While at first the two anime movies may seem completely different (i.e. animation style/music/cyber-future v. polluted-future), they have some underlying similarities.
First, there is an important, and very strong (physically and mentally) female character.
Second, both stories are set in a time when the near-destruction of the world has occurred, and people have had to built a society around that devastation.
Finally, the main character must race against time in order to prevent another danger brought about by the human race itself.
Both movies convey messages that are profound and warn against the sins and mistakes of human beings.
In a dark and dystopic future, the environment of Earth has been destroyed by its human inhabitants. The remainder of mankind live in a physical “gap” between what is known as the lower level, and the unknown sky above. In this dreary and mechanical existence, the melancholy Ura works to restore the memories of the past, as part of the Archive Excavation Department. Along with Riko, his sole companion, Ura will soon discover a mysterious remnant of the past which may prove that there is more to their existence than meets the eye...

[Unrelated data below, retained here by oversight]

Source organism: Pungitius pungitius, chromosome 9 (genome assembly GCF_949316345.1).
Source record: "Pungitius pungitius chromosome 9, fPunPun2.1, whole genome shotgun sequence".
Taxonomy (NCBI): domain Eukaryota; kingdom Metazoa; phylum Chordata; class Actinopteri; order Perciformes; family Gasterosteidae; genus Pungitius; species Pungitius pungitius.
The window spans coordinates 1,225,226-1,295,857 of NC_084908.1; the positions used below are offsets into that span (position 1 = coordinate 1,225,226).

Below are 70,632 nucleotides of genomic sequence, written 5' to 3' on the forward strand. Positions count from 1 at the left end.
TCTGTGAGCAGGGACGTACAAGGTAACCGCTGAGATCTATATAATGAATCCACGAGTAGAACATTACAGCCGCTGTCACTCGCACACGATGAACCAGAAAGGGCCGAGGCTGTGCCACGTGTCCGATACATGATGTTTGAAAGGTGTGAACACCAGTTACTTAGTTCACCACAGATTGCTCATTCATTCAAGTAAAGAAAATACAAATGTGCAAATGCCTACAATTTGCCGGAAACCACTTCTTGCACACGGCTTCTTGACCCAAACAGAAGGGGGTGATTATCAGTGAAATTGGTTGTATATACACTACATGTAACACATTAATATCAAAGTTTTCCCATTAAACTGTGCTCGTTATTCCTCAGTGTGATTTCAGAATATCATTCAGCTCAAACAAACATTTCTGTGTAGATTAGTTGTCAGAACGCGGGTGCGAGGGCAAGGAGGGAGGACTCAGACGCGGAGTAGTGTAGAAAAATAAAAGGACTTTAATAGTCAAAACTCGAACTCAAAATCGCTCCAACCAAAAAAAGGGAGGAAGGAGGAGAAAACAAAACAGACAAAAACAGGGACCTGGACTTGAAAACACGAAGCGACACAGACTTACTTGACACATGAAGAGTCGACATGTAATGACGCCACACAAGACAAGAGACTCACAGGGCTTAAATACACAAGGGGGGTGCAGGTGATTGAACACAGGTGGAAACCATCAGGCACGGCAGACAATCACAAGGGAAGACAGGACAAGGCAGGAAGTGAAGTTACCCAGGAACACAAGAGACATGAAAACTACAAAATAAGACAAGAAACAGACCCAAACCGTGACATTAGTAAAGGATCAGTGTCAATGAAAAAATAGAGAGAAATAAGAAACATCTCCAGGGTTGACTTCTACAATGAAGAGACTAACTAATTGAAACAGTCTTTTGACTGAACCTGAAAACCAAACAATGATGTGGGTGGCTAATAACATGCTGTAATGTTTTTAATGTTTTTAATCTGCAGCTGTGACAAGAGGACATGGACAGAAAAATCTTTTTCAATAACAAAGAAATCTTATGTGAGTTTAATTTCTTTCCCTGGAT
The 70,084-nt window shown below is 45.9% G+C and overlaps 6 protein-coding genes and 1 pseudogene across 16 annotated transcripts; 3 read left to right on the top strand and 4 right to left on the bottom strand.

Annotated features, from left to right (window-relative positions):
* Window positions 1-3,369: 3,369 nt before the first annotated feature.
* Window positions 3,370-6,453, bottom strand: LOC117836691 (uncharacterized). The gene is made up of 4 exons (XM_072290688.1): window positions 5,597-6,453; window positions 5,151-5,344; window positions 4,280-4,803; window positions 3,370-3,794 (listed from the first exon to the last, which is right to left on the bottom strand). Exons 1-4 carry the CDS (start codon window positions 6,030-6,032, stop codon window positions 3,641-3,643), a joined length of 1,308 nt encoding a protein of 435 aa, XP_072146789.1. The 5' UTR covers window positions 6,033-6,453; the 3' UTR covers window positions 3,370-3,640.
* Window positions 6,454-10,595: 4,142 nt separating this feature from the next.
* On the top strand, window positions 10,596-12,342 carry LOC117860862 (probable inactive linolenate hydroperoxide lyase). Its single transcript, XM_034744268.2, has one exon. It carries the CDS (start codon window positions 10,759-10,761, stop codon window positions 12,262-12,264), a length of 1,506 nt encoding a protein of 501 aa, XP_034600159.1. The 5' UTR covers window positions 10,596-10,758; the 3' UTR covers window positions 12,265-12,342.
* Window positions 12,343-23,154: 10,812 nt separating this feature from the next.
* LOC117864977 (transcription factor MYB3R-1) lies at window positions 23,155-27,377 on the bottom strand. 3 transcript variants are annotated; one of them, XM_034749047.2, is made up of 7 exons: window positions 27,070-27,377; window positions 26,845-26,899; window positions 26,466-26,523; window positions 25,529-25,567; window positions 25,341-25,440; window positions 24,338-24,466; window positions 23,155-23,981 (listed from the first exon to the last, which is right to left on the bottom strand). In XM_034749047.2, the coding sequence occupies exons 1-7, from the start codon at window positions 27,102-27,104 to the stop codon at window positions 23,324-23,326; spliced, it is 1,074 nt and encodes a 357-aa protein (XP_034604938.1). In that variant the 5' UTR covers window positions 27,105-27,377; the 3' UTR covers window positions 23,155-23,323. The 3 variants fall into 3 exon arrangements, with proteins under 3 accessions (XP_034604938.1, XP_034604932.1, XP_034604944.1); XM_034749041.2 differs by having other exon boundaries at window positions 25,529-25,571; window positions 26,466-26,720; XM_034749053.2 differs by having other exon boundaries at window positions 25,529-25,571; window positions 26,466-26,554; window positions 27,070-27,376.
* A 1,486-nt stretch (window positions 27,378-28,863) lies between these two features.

There are two major differences between Appleseed and Pale Cocoon:
1. Pale Cocoon does not come close to any action sequences.
2. Pale Cacoon is over before it even starts. I believe it manages to last just under 30 minutes.
So why do I recommend it? 'Eye candy.' If beautiful artwork, melding CG and traditional styles is one of the reasons you liked Appleseed, you'll love Pale Cocoon.
As far as the story is concerned, Pale Cocoon does manage to leave a brooding and thought-provoking after-taste as far as the philosophical ideologies of existence is concerned.
And anyway, it's less than 30 minutes of your life; if nothing else, your eyes will definitely be pleased.
In the year 2047, the invaders came without warning, annihilating most of humanity in days. And while the survivors banded together to form a new world government to combat the threat, by 2053, mankind's outlook is bleak. Now, in a final desperate attack, hope lies only with a soldier who lost his father in the invasion, and a weapon more powerful than belief.
Appleseed's CGI may have aged while Planzet's is state of the art (...relatively speaking, for anime) but both are basically anime that are big on CGI sci-fi action and a trifle lighter on story elements. If you watched one for this, the other may amuse.